Author: Jennifer Donnelly
Publisher: Delacorte Books for Young Readers
Pub Date: October 12, 2010
Format: Library book
BROOKLYN: Andi Alpers is on the edge. She’s angry at her father for leaving, angry at her mother for not being able to cope, and heartbroken by the loss of her younger brother, Truman. Rage and grief are destroying her. And she’s about to be expelled from Brooklyn Heights’ most prestigious private school when her father intervenes. Now Andi must accompany him to Paris for winter break.
PARIS: Alexandrine Paradis lived over two centuries ago. She dreamed of making her mark on the Paris stage, but a fateful encounter with a doomed prince of France cast her in a tragic role she didn’t want—and couldn’t escape.
Two girls, two centuries apart. One never knowing the other. But when Andi finds Alexandrine’s diary, she recognizes something in her words and is moved to the point of obsession. There’s comfort and distraction for Andi in the journal’s antique pages—until, on a midnight journey through the catacombs of Paris, Alexandrine’s words transcend paper and time, and the past becomes suddenly, terrifyingly present.--Goodreads
While reading Revolution, I was awestruck. Donnelly spins an intensely tragic, raw tale of two girls in two different times, but whose stories are the same. Both are hurt, angry, and desperate in a way that I hope to never know. Both want to act, want to make a mark, and want to go out with a bang. I couldn't get enough of it. I was racing through this book, praying my lunch breaks at work wouldn't end so that I didn't have to stop reading. But, of course, they would end.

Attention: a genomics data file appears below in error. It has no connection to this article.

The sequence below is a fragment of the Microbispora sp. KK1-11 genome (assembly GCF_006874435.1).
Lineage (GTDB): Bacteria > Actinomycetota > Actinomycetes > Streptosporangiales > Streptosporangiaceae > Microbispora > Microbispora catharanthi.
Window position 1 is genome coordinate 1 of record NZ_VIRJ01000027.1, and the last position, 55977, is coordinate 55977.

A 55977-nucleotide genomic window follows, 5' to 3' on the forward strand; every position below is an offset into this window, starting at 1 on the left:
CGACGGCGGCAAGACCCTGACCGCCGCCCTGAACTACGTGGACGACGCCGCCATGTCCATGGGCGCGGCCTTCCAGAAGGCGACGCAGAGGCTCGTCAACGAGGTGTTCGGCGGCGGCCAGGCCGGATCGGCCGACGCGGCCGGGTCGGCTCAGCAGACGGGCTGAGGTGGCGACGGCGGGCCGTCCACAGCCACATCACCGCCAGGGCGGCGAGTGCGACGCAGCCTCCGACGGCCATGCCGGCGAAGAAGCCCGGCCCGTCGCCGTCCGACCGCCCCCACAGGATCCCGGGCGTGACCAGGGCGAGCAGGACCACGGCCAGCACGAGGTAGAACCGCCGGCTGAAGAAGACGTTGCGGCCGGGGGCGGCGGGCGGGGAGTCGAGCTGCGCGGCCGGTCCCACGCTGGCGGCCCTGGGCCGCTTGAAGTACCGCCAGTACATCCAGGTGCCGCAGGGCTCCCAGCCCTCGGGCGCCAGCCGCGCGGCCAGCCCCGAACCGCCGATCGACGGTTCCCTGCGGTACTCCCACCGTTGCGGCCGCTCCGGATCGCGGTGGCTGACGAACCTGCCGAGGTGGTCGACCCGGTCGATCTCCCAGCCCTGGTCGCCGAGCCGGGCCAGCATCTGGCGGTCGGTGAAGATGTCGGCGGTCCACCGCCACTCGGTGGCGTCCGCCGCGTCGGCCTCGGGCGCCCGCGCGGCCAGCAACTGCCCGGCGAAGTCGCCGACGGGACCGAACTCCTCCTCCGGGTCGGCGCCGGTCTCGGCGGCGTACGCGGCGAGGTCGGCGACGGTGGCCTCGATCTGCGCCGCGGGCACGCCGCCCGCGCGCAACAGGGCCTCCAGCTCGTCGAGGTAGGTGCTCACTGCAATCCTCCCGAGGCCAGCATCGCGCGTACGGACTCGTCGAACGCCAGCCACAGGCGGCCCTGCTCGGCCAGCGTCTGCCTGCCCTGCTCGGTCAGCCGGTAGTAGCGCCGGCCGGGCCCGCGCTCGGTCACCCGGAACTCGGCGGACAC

So last night, I canceled my plans so I could go home and finish this book. (I'm not joking about that.) I read and read and read, and then, about 100 pages from the end, something happened. All of a sudden, Donnelly was using my LEAST FAVORITE narrative technique--the historical time travel.
I know what you're thinking--'But, Bethany, did you not read the summary of the book? It plainly states that "the past becomes suddenly, terrifyingly present."' Yeah, I got that, but I didn't think it was going to be literal. I mean, Andi is crawling around in the mothereffing Parisian catacombs while reading a diary from the French Revolution. That's pretty terrifyingly present if you ask me.
Anyway, after spending so much time and energy and emotion with Revolution, I found myself getting angry. The book had been so informed and smart and tonally solid and heart-wrenchingly beautiful that I didn't think it could go wrong. But when I got to the part where Andi enters the catacombs and starts talking to the "hot goth guy," I found that a conversation I'd had with a co-worker was coming true--she asked me how I was liking this book and I said, "I love it. I'm a little obsessed with it. But I'm afraid it's going to go to a weird time-travely place, and I really, really don't want it to go there." And as I sat there, at 1:00 AM, devouring this book, I realized that that's EXACTLY where it was going.
I was pissed.
I called my boyfriend and RAILED against it. I cussed the book in English, French, and maybe Pig Latin. He said, "Wow, you must really like this book to be so mad about this. Just calm down and finish it." [Mr. Bethany is sort of great.]
So that's what I did. And as I kept reading, I realized that while Donnelly did use the hated historical time travel technique, she also did something different with it, something that left it open to interpretation. So I'm going to interpret it as NOT historical time travel, and that makes me a much, much happier Bethie.
Overall, this book is fantastic. It's beautifully crafted, extremely well-researched, and has a V for Vendetta vibe to it. So, if that's your thing, or if you're a historical fiction nerd and Francophile like me, then you will adore this book. But I'm warning you, this book is not for the faint of heart (or stomach)--Donnelly spares no disgusting detail when describing the conditions of the French Revolution and there are a couple places that were a little hard for me, the girl with a History major and French minor, to get through. But hopefully that won't stop you from RUSHING to get this book. And if you do, clear your calendar. You won't be able to put it down.